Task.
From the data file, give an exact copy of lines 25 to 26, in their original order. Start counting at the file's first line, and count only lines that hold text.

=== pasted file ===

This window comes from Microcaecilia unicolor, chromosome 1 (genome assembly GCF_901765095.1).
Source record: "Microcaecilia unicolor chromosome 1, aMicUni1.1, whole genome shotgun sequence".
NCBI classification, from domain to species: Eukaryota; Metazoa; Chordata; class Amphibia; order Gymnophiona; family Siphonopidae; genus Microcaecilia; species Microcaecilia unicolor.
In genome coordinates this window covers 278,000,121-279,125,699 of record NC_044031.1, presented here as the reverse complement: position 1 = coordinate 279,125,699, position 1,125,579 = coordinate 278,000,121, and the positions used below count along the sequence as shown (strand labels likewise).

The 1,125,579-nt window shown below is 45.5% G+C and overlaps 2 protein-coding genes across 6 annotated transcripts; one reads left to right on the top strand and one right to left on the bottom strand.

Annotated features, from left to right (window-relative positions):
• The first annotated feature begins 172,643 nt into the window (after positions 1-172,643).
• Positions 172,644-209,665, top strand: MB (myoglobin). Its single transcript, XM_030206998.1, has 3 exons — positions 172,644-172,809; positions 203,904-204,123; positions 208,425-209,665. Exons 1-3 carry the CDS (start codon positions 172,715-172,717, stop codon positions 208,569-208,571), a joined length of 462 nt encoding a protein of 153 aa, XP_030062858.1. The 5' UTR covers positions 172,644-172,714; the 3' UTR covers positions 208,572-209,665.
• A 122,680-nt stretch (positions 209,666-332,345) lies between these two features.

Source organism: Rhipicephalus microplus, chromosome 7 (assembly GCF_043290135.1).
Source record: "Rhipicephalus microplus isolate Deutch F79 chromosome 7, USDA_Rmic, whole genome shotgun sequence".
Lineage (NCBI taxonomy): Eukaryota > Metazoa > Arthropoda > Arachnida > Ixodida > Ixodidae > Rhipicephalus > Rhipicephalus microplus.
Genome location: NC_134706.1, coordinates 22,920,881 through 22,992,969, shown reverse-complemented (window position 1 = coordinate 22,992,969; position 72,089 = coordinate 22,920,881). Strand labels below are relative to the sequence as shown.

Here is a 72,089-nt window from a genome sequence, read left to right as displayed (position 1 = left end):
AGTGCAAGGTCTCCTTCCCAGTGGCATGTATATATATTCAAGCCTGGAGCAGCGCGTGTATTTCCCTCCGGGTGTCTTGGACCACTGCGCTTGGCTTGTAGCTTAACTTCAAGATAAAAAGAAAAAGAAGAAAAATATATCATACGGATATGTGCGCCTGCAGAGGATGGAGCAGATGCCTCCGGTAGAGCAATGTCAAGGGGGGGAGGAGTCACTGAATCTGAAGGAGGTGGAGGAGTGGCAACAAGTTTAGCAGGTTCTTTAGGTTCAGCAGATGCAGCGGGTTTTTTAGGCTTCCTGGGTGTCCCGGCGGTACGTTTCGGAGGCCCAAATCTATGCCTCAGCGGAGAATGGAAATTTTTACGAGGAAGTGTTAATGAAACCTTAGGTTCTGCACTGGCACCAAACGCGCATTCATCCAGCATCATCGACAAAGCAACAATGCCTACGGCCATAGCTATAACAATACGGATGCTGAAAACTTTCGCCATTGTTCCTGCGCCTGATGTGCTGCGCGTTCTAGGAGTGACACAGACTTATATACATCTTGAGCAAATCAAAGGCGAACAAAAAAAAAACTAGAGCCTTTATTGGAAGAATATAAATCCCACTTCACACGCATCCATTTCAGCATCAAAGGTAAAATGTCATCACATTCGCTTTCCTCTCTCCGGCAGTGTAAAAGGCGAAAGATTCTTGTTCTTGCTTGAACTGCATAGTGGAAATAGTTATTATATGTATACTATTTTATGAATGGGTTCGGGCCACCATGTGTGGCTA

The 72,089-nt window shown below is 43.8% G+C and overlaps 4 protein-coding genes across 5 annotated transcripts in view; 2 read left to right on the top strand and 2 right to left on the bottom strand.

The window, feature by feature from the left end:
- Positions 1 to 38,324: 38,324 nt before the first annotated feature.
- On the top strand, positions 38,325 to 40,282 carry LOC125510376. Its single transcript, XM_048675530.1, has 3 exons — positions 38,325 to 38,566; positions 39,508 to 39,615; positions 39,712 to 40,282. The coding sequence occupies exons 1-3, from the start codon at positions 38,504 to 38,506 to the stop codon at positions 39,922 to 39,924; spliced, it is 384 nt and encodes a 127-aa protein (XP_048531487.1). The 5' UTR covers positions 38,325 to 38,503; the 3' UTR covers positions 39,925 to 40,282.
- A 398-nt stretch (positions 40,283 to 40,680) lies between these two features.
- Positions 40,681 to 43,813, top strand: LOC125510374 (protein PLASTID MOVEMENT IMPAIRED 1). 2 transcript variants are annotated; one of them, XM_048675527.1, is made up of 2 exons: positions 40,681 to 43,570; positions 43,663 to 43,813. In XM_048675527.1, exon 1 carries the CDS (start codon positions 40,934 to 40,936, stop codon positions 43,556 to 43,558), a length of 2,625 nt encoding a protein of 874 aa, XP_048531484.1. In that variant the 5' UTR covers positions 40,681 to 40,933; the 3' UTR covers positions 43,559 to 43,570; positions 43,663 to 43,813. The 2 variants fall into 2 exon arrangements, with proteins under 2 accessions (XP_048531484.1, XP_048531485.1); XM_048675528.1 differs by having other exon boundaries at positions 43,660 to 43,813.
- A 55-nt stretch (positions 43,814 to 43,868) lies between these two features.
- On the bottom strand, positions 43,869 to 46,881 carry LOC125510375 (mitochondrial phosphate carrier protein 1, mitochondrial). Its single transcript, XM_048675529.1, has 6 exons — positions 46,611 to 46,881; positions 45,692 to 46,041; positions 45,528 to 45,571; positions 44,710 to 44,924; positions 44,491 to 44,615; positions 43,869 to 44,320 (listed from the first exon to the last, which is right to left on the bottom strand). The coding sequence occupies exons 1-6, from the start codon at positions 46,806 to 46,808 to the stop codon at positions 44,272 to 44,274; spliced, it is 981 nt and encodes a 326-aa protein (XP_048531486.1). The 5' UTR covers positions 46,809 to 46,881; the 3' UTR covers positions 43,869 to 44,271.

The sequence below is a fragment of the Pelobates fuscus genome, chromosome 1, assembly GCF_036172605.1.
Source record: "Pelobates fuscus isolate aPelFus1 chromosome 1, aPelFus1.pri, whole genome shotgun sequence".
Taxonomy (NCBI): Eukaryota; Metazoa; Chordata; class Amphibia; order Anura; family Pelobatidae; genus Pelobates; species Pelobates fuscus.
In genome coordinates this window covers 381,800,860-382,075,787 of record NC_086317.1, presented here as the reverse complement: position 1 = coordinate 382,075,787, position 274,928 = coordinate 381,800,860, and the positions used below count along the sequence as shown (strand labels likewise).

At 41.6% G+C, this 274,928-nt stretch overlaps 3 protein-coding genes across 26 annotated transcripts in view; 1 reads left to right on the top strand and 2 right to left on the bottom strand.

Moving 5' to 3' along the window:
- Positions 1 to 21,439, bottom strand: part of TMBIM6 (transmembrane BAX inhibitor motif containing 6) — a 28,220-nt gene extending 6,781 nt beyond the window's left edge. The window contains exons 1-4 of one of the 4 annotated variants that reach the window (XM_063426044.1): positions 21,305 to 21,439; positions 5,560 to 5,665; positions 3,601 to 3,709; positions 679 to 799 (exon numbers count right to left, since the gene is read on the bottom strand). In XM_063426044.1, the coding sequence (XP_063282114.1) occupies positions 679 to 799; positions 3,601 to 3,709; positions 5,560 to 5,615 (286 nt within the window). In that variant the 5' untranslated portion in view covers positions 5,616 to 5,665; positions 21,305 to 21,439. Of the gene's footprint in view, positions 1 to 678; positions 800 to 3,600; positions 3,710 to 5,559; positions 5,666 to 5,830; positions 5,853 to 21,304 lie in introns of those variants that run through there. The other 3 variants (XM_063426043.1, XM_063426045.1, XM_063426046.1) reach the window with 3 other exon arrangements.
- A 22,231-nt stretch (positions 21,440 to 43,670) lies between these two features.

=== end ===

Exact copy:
Source record: "Pelobates fuscus isolate aPelFus1 chromosome 1, aPelFus1.pri, whole genome shotgun sequence".
Taxonomy (NCBI): Eukaryota; Metazoa; Chordata; class Amphibia; order Anura; family Pelobatidae; genus Pelobates; species Pelobates fuscus.